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Study examines campus emergency message systems

Clear policies are needed on how they're used


The University of Alberta, in partnership with the University of New Brunswick and Simon Fraser University, is leading a national research project looking at how and when to best use campus emergency messaging systems.

Many universities were quick to implement such warning systems following the deadly shootings at Virginia Tech and Montreal’s Dawson College. However, universities need to have clear policies in place to ensure they’re used appropriately, says Gordon Gow, a communications professor at U of A and the project’s lead investigator.

“Emergency messaging is as much a planning and policy challenge as it is a technology challenge. Managing and developing effective procedures and guidelines for activating it can be quite complex,” he says. “Pressing the button to activate the system is only the beginning of the process,”

To kick off the three-year project, the study participants organized a conference at U of A in November that brought together university administrators, student representatives, technical experts and government officials from across Canada to discuss the issues around campus emergency messaging. Dr. Gow says two schools of thought emerged from the meeting about how these alerts should be used.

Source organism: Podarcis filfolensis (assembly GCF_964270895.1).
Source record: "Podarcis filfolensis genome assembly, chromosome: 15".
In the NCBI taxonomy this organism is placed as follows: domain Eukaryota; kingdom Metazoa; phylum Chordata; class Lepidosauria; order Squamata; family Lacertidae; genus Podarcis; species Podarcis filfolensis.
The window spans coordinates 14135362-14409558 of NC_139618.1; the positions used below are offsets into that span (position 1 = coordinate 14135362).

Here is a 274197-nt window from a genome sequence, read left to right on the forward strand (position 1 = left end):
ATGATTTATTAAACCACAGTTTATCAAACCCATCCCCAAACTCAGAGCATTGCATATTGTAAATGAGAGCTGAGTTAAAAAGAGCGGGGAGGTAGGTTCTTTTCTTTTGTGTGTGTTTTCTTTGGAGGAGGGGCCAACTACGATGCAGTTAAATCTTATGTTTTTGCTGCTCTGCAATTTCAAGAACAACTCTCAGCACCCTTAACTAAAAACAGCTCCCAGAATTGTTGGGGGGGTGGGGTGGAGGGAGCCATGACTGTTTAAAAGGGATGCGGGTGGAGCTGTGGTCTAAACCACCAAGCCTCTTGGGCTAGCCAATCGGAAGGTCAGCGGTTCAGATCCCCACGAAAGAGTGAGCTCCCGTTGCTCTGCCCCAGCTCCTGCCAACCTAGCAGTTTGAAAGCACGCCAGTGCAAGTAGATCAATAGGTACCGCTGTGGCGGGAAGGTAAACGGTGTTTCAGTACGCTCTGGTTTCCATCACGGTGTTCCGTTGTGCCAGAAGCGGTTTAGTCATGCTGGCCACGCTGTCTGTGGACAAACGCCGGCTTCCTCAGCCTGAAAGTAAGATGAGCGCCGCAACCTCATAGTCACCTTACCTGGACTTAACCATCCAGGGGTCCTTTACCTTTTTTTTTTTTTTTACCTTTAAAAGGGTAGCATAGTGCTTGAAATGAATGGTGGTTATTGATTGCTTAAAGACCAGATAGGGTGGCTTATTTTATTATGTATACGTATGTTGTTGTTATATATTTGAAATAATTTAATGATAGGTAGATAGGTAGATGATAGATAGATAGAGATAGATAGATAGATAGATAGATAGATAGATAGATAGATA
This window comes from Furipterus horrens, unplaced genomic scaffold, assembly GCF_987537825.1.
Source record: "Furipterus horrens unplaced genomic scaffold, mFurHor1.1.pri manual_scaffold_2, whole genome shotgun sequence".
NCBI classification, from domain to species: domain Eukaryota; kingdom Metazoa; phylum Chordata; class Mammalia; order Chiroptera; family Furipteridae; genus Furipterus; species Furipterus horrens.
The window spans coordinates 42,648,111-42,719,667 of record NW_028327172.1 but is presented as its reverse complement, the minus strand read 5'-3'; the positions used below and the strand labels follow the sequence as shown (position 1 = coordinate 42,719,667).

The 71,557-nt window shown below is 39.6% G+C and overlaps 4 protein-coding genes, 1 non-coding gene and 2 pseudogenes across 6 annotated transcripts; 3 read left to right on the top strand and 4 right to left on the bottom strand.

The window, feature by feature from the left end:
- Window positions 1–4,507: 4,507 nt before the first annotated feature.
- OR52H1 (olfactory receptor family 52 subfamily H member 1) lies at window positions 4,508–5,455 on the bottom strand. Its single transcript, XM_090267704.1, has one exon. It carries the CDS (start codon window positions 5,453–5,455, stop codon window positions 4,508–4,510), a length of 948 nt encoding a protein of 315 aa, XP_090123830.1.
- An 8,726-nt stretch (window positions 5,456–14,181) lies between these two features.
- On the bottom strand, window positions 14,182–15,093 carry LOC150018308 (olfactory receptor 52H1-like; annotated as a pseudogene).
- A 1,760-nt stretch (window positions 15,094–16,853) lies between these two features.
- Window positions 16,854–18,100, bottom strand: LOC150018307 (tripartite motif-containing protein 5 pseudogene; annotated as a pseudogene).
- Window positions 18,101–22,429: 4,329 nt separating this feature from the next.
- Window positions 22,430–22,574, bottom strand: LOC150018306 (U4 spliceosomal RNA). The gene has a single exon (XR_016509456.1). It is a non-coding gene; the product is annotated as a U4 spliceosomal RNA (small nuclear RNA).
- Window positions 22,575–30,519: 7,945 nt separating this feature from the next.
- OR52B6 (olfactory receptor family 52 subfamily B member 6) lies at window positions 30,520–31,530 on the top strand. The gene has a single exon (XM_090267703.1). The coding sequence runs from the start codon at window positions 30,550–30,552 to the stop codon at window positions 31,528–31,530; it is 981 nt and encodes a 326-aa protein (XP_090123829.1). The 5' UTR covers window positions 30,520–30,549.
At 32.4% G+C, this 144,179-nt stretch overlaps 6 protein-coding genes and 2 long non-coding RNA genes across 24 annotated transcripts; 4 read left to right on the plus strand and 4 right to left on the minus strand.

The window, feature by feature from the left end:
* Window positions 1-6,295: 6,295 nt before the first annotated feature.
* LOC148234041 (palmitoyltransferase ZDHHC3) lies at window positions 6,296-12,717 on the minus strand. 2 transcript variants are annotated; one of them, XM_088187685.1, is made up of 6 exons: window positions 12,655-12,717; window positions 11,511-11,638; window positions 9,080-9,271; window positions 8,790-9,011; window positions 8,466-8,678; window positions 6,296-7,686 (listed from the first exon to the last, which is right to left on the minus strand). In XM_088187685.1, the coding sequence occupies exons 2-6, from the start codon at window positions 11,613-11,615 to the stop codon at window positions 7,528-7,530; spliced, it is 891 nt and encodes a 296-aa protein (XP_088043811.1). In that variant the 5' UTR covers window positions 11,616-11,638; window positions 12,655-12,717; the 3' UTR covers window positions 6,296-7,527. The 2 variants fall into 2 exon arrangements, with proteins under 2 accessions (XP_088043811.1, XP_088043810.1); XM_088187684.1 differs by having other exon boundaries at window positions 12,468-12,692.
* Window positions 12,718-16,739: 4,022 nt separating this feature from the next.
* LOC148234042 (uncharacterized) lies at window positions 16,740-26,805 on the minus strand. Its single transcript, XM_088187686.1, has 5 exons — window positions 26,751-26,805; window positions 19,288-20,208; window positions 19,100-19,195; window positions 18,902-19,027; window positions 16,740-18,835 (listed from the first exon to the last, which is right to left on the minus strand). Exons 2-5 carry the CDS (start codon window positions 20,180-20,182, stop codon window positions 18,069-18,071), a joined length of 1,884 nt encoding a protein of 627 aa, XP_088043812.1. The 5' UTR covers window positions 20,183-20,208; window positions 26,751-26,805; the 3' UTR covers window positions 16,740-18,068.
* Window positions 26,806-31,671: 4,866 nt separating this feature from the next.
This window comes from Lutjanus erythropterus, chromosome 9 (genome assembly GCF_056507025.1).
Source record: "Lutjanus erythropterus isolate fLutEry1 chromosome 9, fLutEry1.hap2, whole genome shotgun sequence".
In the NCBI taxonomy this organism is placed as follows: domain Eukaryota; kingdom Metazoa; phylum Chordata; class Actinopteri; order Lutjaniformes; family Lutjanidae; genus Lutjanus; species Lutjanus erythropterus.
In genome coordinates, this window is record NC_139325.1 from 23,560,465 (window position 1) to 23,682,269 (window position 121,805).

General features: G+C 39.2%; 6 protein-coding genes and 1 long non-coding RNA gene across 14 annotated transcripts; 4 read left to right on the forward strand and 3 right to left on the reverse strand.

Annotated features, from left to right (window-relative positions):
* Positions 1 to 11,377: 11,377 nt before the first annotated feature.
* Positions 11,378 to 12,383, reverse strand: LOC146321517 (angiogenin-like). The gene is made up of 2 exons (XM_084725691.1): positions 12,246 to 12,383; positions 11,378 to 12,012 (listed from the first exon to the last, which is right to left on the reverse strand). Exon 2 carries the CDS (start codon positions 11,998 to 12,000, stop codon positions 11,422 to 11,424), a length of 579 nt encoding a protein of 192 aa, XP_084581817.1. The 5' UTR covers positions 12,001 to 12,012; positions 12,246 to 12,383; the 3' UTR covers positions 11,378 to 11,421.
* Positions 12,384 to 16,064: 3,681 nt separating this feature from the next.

Some think they should be activated only for tests or critical situations like severe weather or a serious incident on campus. Others say emergency messaging should be one component of a broader range of alerts aimed at students, including notifications for registration deadlines and exam schedules.

Dr. Gow thinks the latter would be more effective. If students use the messaging system regularly, he reasons, they will become familiar with it, trust it and find it credible. Students could choose what kinds of alerts they wanted to receive, with the exception of emergency messages, which would be mandatory.

Richard Freeman, vice-president of events for the University of Calgary students’ union, attended the conference and agrees with Dr. Gow. “The disadvantage of the one-off extreme emergency messaging system is that people are not used to the system. They might not understand what it means, or what to do about it.”

U of C has had a mass e-mailing system in place for the past couple of years to alert students to any incident on campus, and last September it implemented an emergency text messaging system. With the latter, an alert is sent to cell phones of students who signed up for the service and the alert is also displayed on television monitors strategically placed throughout campus. Mr. Freeman says these televisions are used daily by students to obtain various types of information, such as the weather and school events.

The research project will also look how people respond to alerts, the legal issues of emergency messaging, and the use of so-called integrated systems. Integrated systems allow one message to be entered and broadcast over several technologies including text messaging, voice messaging, internet and public address systems. These systems are a challenge to build and deploy, but are ideal because they eliminate the chance of sending out different messages to different media, says Dr. Gow. Consistency, he says, is the key to credibility.

Dr. Gow says the project’s research is not exclusive to university scenarios. He hopes the findings will provide guidance to government emergency planners as well. The researchers expect to have preliminary findings in early 2009.

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